In the acknowledgements of The Blood Keeper, Tessa Gratton’s follow-up to Blood Magic, Gratton thanks Robin McKinley, for writing about roses and beasts and transformations. Pieces of this book have been in my head since I was ten years old.
I feel that’s worth mentioning as I know that many readers, myself included, are likely to pick a book up based on that knowledge alone. And this book deserves to be picked up. Not because it’s a McKinley clone—far from it, actually, though it shares some of the same sensibilities—but because it’s a flat-out super book. It shares the same format as its predecessor, he said/she said narration interspersed with entries from a long-lost journal. But while Blood Magic was a perfectly enjoyable, well-written read, The Blood Keeper outshines it completely.*
Read the last Bookshelves of Doom on Allen Zadoff's 'Since You Left Me.'
As you may have gleaned from the titles, the magic in these books isn’t like the magic in most other YA contemporary fantasies. It requires sacrifice, and as it deals with “the interconnectedness of all things,”* it requires balance. You have to give to get, and while our heroes and heroines use blood and power that is freely given, there are others who are very willing to use coercion, violence and murder to get what they want. It’s magic that’s full of beauty and wonder, but there’s some very, very dark darkness there, too.
While the books are set in the same world and even feature some of the same characters, they work as stand-alones. Set five years after the events of Blood Magic, The Blood Keeper features two completely different narrators in a different setting, a different old journal and a different antagonist. So if you haven’t read the first book, there’s nothing at all to stop you from jumping right into this one.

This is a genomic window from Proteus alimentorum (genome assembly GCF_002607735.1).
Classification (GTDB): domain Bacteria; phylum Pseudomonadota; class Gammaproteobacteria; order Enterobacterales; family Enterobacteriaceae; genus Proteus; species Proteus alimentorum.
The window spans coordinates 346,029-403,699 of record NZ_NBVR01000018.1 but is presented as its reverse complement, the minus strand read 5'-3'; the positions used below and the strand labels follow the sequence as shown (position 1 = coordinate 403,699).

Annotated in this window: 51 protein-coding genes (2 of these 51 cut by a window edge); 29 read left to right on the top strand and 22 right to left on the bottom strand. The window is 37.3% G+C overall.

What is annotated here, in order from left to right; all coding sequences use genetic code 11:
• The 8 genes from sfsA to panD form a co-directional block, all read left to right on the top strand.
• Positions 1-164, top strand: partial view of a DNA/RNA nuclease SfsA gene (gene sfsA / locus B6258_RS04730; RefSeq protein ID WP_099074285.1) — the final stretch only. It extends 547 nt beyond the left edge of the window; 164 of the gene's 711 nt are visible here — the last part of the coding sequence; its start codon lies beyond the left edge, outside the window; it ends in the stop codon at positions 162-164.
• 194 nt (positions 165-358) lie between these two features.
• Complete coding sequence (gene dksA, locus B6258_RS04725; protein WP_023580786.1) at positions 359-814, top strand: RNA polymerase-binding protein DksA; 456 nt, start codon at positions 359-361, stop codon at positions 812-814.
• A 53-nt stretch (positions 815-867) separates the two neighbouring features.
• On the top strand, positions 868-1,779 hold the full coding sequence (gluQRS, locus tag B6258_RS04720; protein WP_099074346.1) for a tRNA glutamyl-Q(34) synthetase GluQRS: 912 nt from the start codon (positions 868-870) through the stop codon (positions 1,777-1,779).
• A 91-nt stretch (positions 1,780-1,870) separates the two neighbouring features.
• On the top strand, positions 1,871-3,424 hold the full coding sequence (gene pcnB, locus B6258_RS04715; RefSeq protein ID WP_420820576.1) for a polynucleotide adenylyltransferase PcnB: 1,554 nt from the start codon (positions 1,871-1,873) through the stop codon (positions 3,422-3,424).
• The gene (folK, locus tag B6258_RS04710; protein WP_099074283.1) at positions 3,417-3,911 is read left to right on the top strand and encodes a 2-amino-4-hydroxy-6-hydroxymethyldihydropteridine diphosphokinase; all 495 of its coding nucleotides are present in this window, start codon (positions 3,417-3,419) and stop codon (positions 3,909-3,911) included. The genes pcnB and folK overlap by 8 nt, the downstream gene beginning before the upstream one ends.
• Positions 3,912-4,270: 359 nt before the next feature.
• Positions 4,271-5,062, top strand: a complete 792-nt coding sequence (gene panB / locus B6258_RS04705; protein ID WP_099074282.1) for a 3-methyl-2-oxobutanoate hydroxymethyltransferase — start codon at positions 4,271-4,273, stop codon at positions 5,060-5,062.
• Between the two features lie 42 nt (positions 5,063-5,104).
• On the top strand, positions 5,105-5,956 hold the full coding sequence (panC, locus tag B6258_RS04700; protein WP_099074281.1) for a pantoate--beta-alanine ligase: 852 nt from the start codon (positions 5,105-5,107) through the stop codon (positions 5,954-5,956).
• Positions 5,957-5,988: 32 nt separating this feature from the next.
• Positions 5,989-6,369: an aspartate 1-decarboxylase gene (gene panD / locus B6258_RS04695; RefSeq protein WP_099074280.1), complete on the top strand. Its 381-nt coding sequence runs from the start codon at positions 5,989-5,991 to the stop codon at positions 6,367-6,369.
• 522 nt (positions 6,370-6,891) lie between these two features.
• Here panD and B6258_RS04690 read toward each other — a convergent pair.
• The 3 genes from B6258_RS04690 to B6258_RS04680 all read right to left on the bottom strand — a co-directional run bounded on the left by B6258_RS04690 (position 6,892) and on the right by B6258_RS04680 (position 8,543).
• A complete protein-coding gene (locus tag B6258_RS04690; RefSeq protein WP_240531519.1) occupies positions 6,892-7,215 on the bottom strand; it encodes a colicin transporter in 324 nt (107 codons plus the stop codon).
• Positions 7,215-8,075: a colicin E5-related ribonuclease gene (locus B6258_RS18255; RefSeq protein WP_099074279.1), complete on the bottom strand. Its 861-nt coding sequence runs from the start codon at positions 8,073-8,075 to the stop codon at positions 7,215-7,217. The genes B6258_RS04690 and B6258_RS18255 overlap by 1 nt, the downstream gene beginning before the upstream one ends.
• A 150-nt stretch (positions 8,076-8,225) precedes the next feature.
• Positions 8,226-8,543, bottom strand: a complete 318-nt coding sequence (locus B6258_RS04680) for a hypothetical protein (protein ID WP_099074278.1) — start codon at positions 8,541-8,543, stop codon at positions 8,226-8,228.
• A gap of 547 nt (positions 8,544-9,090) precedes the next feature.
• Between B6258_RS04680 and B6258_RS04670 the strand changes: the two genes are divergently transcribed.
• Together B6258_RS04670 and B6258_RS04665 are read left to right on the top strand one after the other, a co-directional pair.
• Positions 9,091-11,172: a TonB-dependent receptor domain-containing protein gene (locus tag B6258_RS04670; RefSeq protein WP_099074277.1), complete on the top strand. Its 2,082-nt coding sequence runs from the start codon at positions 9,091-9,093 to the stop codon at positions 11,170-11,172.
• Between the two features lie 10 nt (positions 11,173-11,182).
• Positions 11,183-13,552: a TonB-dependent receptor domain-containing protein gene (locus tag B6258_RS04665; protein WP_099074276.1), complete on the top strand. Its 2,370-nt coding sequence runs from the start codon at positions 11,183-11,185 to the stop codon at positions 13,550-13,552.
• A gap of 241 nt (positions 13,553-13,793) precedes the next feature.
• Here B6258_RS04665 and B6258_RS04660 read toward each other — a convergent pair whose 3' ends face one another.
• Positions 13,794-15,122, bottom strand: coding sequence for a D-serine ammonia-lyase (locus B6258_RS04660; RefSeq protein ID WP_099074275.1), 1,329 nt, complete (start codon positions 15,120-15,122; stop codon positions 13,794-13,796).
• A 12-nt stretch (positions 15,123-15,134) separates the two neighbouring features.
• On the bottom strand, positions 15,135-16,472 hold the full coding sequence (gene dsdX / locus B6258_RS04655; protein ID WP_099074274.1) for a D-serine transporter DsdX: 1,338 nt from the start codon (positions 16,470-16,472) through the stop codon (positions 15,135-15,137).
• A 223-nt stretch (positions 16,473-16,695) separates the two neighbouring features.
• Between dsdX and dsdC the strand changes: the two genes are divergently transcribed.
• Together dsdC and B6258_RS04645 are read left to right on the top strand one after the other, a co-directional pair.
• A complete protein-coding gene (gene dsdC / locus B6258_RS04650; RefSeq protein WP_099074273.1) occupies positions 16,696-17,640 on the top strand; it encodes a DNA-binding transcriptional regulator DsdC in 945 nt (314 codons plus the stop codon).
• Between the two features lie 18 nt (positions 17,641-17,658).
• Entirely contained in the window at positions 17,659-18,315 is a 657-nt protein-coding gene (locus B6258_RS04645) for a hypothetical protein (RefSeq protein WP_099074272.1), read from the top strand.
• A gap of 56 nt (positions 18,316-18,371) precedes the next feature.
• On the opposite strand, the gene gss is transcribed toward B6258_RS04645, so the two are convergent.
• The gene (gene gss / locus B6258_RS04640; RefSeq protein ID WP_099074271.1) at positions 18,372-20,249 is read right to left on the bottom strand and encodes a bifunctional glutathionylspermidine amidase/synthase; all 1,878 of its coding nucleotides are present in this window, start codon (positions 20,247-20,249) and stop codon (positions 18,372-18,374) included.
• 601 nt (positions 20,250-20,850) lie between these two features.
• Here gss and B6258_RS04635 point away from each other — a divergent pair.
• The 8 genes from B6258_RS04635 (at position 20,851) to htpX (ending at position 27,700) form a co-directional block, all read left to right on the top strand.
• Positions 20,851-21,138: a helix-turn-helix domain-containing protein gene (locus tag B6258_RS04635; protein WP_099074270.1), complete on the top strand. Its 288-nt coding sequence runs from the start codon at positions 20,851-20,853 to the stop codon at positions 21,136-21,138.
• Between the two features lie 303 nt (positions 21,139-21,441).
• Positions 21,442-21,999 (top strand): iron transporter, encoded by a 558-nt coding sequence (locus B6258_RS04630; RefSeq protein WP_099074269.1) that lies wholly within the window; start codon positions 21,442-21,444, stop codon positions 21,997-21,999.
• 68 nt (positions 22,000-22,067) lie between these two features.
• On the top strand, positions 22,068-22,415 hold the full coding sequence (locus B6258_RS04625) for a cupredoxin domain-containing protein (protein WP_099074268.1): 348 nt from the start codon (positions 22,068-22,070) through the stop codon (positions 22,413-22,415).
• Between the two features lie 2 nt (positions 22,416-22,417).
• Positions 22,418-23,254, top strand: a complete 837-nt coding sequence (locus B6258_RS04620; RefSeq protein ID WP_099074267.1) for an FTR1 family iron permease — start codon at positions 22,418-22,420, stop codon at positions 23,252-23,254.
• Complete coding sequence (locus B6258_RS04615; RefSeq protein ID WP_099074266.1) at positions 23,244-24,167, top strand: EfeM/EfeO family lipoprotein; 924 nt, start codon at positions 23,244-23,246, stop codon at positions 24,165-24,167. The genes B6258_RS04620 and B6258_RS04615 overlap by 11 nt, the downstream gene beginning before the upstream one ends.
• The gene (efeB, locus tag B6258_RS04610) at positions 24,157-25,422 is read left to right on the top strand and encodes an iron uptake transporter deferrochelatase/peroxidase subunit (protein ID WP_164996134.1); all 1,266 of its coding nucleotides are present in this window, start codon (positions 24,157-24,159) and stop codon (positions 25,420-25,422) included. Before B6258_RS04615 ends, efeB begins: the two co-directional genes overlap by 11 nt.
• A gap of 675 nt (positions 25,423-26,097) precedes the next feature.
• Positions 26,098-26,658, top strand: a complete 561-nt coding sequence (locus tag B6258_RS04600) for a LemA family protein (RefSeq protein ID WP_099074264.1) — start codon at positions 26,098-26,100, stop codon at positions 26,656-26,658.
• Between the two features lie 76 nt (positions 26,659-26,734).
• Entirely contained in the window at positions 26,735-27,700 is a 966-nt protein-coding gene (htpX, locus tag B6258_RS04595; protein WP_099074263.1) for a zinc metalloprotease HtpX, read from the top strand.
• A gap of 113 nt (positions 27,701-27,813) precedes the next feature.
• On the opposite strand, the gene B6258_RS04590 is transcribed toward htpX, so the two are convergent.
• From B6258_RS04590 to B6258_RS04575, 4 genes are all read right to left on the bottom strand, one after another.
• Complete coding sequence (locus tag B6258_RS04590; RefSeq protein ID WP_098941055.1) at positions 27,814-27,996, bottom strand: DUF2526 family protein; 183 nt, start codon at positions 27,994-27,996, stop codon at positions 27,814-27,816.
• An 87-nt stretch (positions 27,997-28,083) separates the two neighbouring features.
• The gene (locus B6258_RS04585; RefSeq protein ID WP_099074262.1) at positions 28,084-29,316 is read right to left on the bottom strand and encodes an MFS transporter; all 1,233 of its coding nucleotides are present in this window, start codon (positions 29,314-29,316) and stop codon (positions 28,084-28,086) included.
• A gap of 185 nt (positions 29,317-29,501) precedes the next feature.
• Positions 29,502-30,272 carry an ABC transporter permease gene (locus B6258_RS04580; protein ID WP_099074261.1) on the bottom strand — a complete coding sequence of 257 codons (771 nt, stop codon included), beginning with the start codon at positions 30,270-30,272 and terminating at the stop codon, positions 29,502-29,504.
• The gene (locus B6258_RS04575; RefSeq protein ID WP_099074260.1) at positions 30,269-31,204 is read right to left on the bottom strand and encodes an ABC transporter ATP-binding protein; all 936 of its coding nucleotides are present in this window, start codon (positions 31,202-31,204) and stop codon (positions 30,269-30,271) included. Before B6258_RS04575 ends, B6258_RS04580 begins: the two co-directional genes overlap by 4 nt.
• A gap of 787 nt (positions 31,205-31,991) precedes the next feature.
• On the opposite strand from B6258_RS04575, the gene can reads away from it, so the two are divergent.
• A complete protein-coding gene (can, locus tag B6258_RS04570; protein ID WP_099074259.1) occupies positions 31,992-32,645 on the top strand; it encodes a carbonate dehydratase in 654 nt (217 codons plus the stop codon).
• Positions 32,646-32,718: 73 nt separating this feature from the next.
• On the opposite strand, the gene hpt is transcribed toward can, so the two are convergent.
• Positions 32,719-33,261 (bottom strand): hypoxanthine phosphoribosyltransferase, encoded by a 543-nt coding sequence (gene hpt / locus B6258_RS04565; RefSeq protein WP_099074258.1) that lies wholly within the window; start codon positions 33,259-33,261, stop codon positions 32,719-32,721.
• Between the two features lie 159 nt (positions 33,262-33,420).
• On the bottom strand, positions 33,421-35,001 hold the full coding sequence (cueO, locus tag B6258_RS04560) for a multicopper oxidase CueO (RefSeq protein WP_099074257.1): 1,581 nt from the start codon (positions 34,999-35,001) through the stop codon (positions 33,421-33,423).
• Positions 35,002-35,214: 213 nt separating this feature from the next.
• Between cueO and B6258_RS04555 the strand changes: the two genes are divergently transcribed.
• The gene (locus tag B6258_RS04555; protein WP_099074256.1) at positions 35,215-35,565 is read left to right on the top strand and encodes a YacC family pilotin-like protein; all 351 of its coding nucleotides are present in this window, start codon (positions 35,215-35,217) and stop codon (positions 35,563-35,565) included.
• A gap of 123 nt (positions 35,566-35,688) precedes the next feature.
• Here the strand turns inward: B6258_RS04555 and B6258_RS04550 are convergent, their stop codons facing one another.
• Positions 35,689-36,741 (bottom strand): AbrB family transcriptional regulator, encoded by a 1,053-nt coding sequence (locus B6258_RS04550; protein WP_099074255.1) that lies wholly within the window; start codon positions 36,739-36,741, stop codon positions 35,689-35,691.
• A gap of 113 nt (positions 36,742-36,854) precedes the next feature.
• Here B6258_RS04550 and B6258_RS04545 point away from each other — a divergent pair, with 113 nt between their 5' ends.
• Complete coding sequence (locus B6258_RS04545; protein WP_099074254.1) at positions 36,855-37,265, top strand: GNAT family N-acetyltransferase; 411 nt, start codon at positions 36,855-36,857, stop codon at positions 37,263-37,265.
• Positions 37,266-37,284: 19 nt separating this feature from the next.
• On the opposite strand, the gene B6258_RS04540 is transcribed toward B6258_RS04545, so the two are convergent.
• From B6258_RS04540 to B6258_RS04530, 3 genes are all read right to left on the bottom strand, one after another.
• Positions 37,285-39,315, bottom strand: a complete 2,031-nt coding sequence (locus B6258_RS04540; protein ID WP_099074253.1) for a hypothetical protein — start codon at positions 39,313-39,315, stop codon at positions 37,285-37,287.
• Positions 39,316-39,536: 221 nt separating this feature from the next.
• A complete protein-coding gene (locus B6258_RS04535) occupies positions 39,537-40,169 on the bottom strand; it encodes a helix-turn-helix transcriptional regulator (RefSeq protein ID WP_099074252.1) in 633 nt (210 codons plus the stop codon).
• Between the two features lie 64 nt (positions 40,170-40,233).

Despite the change in focus, fans of the first book will recognize and appreciate what this one has to offer. The main characters of Blood Magic, Nick and Silla, appear in minor roles, and Silla’s brother, Reese, plays a much more pivotal part. Even more enticing is the return of villainess Josephine Darby, even though it’s a tangential and historical role, as she appears in the pages of the journal, but she’s also the mother of our heroine, Mab.
Mab, who has grown up using magic, takes her role as caretaker and protector of her land with the seriousness the office deserves, but she also takes great joy in it. She’s a bit wild, but not so wild that she’s socially inept, which makes the insta-lurrrve that develops between her and Will, the youngest son of a military family, that much more believable. It’s romantic—both in the simple two-hearts-beat-as-one way and in the part-of-something-so-much-bigger-sweeping-epic way—and tragic,** feels fresh and still classic, and at moments, is just plain breathtaking. Like McKinley, Gratton creates magic without resorting to the woo-woo and conveys a completely earnest—yet matter-of-fact—wonder and appreciation for the natural world.
**Word of warning: I cried all over the place.
Let's be honest. If she isn't writing Bookshelves of Doom or doing her librarian thing, Leila Roy is most likely being tragically unproductive due to the shiny lure of Pinterest.